Under current law, individuals may generally claim an itemized deduction for unreimbursed medical expenses to the extent that such expenses exceed a threshold of 10 percent of adjusted gross income (AGI). For taxpayers 65 years of age or older, the threshold is generally 7.5 percent in 2016, but it rises to 10 percent thereafter. Regardless of the age of the taxpayer, the threshold is 10 percent for the purposes of the alternative minimum tax (AMT). H.R. 3590 would amend the Internal Revenue Code to permanently lower the threshold from 10 percent to 7.5 percent of AGI under the regular income tax, regardless of the age of the taxpayer, effective for tax years beginning after December 31, 2015. H.R. 3590 maintains the threshold at its current-law level of 10 percent for AMT purposes.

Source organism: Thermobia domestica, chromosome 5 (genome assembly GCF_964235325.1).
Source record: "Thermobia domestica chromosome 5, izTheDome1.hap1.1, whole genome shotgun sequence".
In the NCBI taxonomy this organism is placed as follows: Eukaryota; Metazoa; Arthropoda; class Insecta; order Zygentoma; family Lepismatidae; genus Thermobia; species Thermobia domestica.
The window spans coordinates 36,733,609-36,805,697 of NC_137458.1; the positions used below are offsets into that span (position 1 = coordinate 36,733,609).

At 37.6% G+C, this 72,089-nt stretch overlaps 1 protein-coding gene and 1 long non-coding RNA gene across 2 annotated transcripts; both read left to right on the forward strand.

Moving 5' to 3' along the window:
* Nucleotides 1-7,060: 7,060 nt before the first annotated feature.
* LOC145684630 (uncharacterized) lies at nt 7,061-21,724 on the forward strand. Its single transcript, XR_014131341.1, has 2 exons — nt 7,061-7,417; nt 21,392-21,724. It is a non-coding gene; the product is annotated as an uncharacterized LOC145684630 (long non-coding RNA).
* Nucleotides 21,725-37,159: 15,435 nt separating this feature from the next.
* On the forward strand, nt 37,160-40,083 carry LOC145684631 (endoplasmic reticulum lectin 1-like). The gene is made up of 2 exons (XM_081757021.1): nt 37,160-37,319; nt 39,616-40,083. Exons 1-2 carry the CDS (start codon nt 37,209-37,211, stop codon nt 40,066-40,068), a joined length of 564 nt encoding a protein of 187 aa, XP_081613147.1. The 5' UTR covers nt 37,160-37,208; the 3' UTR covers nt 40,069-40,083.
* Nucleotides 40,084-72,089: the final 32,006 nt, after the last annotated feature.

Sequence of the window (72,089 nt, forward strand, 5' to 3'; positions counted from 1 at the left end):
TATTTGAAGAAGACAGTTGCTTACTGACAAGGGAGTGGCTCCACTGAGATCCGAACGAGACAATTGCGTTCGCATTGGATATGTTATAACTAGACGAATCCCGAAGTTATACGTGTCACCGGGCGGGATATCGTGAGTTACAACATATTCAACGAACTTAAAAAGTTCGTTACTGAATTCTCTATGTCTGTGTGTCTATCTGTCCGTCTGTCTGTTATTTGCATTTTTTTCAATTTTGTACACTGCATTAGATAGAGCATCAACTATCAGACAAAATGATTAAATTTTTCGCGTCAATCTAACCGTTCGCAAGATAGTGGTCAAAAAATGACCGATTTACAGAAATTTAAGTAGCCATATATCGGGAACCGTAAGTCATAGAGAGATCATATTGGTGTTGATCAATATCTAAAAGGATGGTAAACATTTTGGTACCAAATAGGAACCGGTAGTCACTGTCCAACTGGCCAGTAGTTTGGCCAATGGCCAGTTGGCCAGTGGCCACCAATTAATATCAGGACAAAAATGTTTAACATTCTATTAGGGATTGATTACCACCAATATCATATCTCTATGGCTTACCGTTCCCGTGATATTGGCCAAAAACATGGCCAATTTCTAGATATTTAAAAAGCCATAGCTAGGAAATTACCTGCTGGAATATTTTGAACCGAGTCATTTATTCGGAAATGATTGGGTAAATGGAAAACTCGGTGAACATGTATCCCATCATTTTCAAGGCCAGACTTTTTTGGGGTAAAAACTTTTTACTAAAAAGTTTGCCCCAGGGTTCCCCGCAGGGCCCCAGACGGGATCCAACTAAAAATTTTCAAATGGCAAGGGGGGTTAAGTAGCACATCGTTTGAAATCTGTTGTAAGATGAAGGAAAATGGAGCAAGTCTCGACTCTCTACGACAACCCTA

The staff of the Joint Committee on Taxation (JCT) estimates that enacting H.R. 3590 would reduce revenues by $32.7 billion over the 2016-2026 period.
The Statutory Pay-As-You-Go Act of 2010 establishes budget-reporting and enforcement procedures for legislation affecting revenues or direct spending. The net changes in revenues that are subject to those pay-as-you-go procedures are shown in the attached table.
CBO and JCT estimate that enacting the bill would increase net direct spending or on-budget deficits by more than $5 billion in at least one of the four 10-year periods beginning in 2027.
JCT has determined that the bill contains no intergovernmental or private-sector mandates as defined in the Unfunded Mandates Reform Act.